Drivers can try zipper merge method to move quicker in I-20

Drivers can use the "zipper merge method" to avoid delays on I-20.

COLUMBIA COUNTY, Ga. (Ga.) – Just about all of us have to deal with the delays on I-20 due to several construction projects the last few months. So, NewsChannel 6 dug deeper to help the flow of traffic.

It’s a small change, but it could work.  When you see a sign that instructs you to merge on I-20, many people move over right away. But what if we told you that there’s a better way to merge that reduces traffic jams?

Tony Bennett drives on I-20 to and from Atlanta with his band, Almost Kings.

“It really does get annoying, you know, especially when you put in your GPS something that’s supposed to take two hours and then it turns into four or five hours all because of construction,” he said, noting that he has been late on several occasions.

It’s nearly impossible to avoid going in or around the CSRA without hitting I-20. But the past few months have been nothing but slow downs, bumper to bumper traffic and major delays.

Stephanie Moore has seen it too.

“I think it’s too much,” she said. “We’ve had like two accidents in the last two days?”

And yes, even crashes. Some fatal. Bennett said he thinks he has found a way to shave some time off of his journey.

“I have found certain apps that will help you get around I-20, but I think there’s just so much going on I-20 that even the apps are having a hard time trying to keep up,” Bennett explained.

“I come up Gordon Highway and come straight to Thomson,” Moore shared of her driving experience.

Maybe the NewsChannel 6 team should have used Stephanie Moore’s route. It took us an hour to drive from Augusta to Thomson Friday afternoon. Westbound traffic was at a standstill just after Belair Road around 12:30 in the afternoon. Eastbound traffic moved just fine. Our only warning was that we were in a work zone. But that didn’t stop some drivers from using the shoulder to get to the nearest median to do a U-turn. Columbia County Sheriff’s deputies drove the shoulders of the westbound lanes. Despite the slowed traffic, we made our way to a gas station in Thomson around 1:20 p.m.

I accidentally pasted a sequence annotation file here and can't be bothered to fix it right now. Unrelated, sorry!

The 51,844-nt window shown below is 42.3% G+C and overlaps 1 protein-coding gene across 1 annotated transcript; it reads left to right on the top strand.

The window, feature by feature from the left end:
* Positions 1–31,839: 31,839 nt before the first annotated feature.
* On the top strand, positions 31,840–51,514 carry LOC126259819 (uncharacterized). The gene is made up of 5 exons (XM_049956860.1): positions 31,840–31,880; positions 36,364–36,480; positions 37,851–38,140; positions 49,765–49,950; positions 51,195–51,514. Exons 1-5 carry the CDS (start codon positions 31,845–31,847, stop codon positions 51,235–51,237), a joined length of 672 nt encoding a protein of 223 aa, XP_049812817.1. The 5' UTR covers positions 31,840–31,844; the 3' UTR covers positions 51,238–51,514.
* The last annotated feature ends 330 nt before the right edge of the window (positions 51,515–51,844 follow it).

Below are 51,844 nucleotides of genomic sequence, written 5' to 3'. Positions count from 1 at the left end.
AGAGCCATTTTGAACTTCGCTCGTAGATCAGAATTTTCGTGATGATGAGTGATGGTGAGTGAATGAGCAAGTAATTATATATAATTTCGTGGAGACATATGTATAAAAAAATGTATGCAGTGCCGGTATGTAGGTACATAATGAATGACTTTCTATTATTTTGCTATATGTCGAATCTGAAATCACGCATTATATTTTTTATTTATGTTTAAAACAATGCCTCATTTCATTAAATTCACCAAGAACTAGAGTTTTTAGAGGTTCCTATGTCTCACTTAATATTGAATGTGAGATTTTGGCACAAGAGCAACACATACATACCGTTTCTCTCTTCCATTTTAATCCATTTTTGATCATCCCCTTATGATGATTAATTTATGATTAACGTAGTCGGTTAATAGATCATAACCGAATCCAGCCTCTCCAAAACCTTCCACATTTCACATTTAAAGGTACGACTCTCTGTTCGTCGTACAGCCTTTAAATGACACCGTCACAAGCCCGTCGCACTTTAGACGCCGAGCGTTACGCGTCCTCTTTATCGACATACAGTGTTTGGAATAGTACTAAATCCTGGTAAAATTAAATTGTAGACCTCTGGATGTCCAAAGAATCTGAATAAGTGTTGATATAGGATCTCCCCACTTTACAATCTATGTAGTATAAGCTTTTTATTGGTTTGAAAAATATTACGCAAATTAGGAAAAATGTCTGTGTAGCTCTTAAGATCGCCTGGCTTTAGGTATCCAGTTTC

We asked drivers at that gas station, “Have you heard of the zipper method?”

“No. No I haven’t,” Bennett said.

Moore had not heard of it either.

In order to help drivers flow through traffic better, we researched the zipper merger method. Typically cars merge quickly to the next open lane during a wreck or construction creating a single line that takes forever to get through. But the zipper method encourages drivers to utilize both lanes and resist the urged to merge until the last minute.

“Actually, I’m kind of guilty of that especially with the band. We drive a big van and trailer and people just like to fly around you so I’m kind of guilty,” Bennett said.

We asked Moore if she might give the zipper method a try.

“Yes, I will be willing to give it a try,” she said.

A spokesman from GDOT told us the state does not officially advocate the zipper merger method like other states because it doesn’t generally work here in the Augusta area. He said the habit has led to more backups and incidents. Drivers actually have advanced warning of construction projects about three to four miles ahead of time.

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